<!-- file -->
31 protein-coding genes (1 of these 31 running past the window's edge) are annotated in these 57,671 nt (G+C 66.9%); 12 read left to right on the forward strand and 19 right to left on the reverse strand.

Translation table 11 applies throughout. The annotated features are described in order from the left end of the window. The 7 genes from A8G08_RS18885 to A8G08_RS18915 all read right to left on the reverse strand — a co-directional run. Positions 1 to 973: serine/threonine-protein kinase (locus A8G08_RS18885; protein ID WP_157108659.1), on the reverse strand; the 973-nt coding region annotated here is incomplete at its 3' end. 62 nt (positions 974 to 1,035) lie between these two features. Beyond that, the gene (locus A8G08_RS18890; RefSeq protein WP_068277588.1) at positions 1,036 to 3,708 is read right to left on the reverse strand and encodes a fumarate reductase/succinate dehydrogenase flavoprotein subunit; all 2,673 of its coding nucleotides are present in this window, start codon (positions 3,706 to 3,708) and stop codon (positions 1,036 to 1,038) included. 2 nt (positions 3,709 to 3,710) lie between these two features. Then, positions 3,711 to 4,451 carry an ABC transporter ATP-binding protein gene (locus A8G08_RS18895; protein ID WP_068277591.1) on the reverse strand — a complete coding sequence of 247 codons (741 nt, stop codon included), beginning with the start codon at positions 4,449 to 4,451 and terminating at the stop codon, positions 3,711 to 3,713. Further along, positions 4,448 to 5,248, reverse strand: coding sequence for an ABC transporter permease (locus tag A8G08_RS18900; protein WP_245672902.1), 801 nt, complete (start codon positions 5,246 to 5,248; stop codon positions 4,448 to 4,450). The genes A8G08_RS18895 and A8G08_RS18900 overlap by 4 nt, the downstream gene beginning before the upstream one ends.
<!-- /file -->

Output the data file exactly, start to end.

31 protein-coding genes (1 of these 31 running past the window's edge) are annotated in these 57,671 nt (G+C 66.9%); 12 read left to right on the forward strand and 19 right to left on the reverse strand.

Translation table 11 applies throughout. The annotated features are described in order from the left end of the window. The 7 genes from A8G08_RS18885 to A8G08_RS18915 all read right to left on the reverse strand — a co-directional run. Positions 1 to 973: serine/threonine-protein kinase (locus A8G08_RS18885; protein ID WP_157108659.1), on the reverse strand; the 973-nt coding region annotated here is incomplete at its 3' end. 62 nt (positions 974 to 1,035) lie between these two features. Beyond that, the gene (locus A8G08_RS18890; RefSeq protein WP_068277588.1) at positions 1,036 to 3,708 is read right to left on the reverse strand and encodes a fumarate reductase/succinate dehydrogenase flavoprotein subunit; all 2,673 of its coding nucleotides are present in this window, start codon (positions 3,706 to 3,708) and stop codon (positions 1,036 to 1,038) included. 2 nt (positions 3,709 to 3,710) lie between these two features. Then, positions 3,711 to 4,451 carry an ABC transporter ATP-binding protein gene (locus A8G08_RS18895; protein ID WP_068277591.1) on the reverse strand — a complete coding sequence of 247 codons (741 nt, stop codon included), beginning with the start codon at positions 4,449 to 4,451 and terminating at the stop codon, positions 3,711 to 3,713. Further along, positions 4,448 to 5,248, reverse strand: coding sequence for an ABC transporter permease (locus tag A8G08_RS18900; protein WP_245672902.1), 801 nt, complete (start codon positions 5,246 to 5,248; stop codon positions 4,448 to 4,450). The genes A8G08_RS18895 and A8G08_RS18900 overlap by 4 nt, the downstream gene beginning before the upstream one ends.